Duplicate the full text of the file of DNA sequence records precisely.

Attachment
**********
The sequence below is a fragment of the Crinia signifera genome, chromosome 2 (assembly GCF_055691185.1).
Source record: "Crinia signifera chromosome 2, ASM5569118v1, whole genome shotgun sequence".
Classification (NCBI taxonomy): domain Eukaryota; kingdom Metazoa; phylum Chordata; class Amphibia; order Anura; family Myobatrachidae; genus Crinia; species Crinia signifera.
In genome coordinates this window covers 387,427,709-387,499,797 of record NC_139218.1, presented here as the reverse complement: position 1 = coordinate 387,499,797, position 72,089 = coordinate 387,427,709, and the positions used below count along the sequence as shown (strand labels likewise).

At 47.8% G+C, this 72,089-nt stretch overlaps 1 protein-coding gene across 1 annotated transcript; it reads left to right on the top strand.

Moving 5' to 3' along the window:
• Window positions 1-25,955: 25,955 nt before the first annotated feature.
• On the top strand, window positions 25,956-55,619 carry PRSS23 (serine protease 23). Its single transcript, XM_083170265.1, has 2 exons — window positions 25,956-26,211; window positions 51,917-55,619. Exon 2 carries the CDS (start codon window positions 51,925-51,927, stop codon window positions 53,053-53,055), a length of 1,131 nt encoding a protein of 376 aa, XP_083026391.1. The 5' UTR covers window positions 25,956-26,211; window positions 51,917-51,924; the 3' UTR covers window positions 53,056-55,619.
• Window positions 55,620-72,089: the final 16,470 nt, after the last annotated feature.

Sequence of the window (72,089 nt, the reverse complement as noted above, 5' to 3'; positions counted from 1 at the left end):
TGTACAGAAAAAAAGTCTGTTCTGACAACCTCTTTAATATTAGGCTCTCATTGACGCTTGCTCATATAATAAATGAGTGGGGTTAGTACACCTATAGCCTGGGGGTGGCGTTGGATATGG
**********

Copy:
The sequence below is a fragment of the Crinia signifera genome, chromosome 2 (assembly GCF_055691185.1).
Source record: "Crinia signifera chromosome 2, ASM5569118v1, whole genome shotgun sequence".
Classification (NCBI taxonomy): domain Eukaryota; kingdom Metazoa; phylum Chordata; class Amphibia; order Anura; family Myobatrachidae; genus Crinia; species Crinia signifera.
In genome coordinates this window covers 387,427,709-387,499,797 of record NC_139218.1, presented here as the reverse complement: position 1 = coordinate 387,499,797, position 72,089 = coordinate 387,427,709, and the positions used below count along the sequence as shown (strand labels likewise).

At 47.8% G+C, this 72,089-nt stretch overlaps 1 protein-coding gene across 1 annotated transcript; it reads left to right on the top strand.

Moving 5' to 3' along the window:
• Window positions 1-25,955: 25,955 nt before the first annotated feature.
• On the top strand, window positions 25,956-55,619 carry PRSS23 (serine protease 23). Its single transcript, XM_083170265.1, has 2 exons — window positions 25,956-26,211; window positions 51,917-55,619. Exon 2 carries the CDS (start codon window positions 51,925-51,927, stop codon window positions 53,053-53,055), a length of 1,131 nt encoding a protein of 376 aa, XP_083026391.1. The 5' UTR covers window positions 25,956-26,211; window positions 51,917-51,924; the 3' UTR covers window positions 53,056-55,619.
• Window positions 55,620-72,089: the final 16,470 nt, after the last annotated feature.

Sequence of the window (72,089 nt, the reverse complement as noted above, 5' to 3'; positions counted from 1 at the left end):
TGTACAGAAAAAAAGTCTGTTCTGACAACCTCTTTAATATTAGGCTCTCATTGACGCTTGCTCATATAATAAATGAGTGGGGTTAGTACACCTATAGCCTGGGGGTGGCGTTGGATATGG